"I think for a little bit, especially after facing the Nats — when you know so much information about a hitter it gets into your head, so you get a little mental when you're out there and you're trying to be perfect," Kintzler said. "I think I got caught being too perfect and all of a sudden making a mechanical adjustment thinking there was something wrong with me.

"So that's how I got mechanically out of whack and then mentally, not in a good place, so it's just - get back to doing what I do and that's being in full-on attack mode."

Kintzler said this is the toughest stretch of his career and is disappointed it had to come in the middle of a pennant race on a new team with a new group of teammates and a new fanbase.

But even for a guy who's thrown more than 600 professional innings and obviously has the talent to be successful, it's still tough to get over a slump psychologically.

"Oh, it's a snowball effect," Kintzler admitted. "Because mental-wise, the next thing you know, you're out there and you think about mechanics and your body becomes very, very slow and robotic. Mentally, before you pitch, you're trying to figure out - what do I move first? 

"You kinda forget what you're supposed to do instead of just using your natural athletic ability. If you let the mechanic stuff get ahold of you, it's definitely a long road back sometimes."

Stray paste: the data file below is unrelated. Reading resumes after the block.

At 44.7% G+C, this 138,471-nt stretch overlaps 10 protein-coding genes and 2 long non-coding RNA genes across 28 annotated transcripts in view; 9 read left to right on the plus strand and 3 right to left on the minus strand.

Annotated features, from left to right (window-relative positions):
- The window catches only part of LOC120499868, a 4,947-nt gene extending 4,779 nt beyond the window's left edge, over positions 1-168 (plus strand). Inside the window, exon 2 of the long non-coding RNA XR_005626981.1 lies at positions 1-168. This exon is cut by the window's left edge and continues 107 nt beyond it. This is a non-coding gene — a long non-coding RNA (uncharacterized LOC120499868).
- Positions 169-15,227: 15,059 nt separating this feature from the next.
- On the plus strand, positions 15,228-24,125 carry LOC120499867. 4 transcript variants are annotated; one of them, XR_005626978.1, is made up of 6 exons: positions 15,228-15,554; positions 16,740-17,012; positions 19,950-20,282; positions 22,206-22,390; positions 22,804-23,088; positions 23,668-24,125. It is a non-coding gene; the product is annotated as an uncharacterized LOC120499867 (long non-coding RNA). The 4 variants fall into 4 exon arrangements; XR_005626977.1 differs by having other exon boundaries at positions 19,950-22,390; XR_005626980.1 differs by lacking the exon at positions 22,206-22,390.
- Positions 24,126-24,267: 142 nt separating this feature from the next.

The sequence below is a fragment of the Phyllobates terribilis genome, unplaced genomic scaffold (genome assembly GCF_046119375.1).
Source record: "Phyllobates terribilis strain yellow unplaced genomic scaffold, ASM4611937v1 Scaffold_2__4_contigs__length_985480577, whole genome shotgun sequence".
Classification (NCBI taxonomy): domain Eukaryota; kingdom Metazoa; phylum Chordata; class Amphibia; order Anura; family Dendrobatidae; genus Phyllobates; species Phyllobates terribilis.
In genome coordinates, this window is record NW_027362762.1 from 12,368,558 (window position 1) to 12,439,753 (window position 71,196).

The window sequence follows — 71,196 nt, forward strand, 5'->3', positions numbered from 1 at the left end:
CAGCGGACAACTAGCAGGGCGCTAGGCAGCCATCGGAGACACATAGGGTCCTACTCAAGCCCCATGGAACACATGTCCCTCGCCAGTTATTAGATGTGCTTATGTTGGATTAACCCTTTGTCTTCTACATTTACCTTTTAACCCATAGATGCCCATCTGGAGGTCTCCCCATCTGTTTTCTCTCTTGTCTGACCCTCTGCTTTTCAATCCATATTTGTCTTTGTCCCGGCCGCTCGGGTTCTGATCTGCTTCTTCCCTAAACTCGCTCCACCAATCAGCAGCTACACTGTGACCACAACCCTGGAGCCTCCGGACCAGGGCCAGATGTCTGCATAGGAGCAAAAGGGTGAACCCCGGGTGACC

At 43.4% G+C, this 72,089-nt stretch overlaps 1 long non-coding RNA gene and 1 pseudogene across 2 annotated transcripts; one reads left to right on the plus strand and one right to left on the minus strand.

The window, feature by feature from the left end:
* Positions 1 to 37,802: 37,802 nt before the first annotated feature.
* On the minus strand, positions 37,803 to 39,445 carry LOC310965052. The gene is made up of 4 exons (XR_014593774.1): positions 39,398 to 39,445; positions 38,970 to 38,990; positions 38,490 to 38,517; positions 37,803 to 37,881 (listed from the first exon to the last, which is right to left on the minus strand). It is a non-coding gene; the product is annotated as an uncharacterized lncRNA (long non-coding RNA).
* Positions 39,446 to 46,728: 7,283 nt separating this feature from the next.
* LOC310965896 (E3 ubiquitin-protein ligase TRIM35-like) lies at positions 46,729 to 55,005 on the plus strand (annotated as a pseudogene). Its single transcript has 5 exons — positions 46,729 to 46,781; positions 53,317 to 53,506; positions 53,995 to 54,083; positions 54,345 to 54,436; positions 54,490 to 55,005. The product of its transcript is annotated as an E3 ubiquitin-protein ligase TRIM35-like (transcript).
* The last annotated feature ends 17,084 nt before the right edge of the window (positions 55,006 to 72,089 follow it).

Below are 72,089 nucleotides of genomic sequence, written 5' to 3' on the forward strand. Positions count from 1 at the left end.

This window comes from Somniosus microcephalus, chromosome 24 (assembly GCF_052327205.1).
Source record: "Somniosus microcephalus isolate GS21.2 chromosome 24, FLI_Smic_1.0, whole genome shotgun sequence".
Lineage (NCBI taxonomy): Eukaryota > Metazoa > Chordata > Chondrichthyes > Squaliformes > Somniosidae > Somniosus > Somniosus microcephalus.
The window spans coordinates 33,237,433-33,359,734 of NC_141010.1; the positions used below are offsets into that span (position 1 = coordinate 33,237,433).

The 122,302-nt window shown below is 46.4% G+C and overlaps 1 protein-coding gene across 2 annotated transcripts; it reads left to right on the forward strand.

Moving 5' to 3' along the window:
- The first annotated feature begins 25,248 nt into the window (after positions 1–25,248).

That's what Kintzler is working through right now, but he and the Cubs are positive good times lie ahead.

Maybe if Kintzler got off track while facing his former team, he can also stop his slide while facing the Nats as the Cubs open a four-game series in D.C. Thursday night?

Maddon pointed to some tough luck for the veteran right-hander on the last homestand, when Kintzler gave up 6 hits to the Mets in only 1.2 innings in back-to-back games. But most of those hits were seeing-eye groundballs barely past an infielder or bloop hits just out of the reach of the Cubs outfielders.

But Kintzler feels like he's getting closer to being more locked in after allowing a pair of homers in an outing Aug. 25 against the Reds — a startling sign for a guy whose main asset is keeping the ball in the yard and on the ground.

What has him feeling positive moving forward?

"The swings that I'm looking at — the action," Kintzler said. "I mean, I've given up some really bad infield hits and bloopers — stuff you can't control. Which, as a groundball/contact guy, that's gonna happen. So I could roll with that.

"It gets frustrating because you want to have success. It's the home runs — I don't give up home runs. So that kinda wears on me a little bit. Has me start thinking mechanical. But in the end, it's really not just mechanical, it's more of the mental side and being who you are instead of trying to be perfect.

"I've always had success of just seeing the glove and doing what I do instead of trying to be perfect, so that's what happens."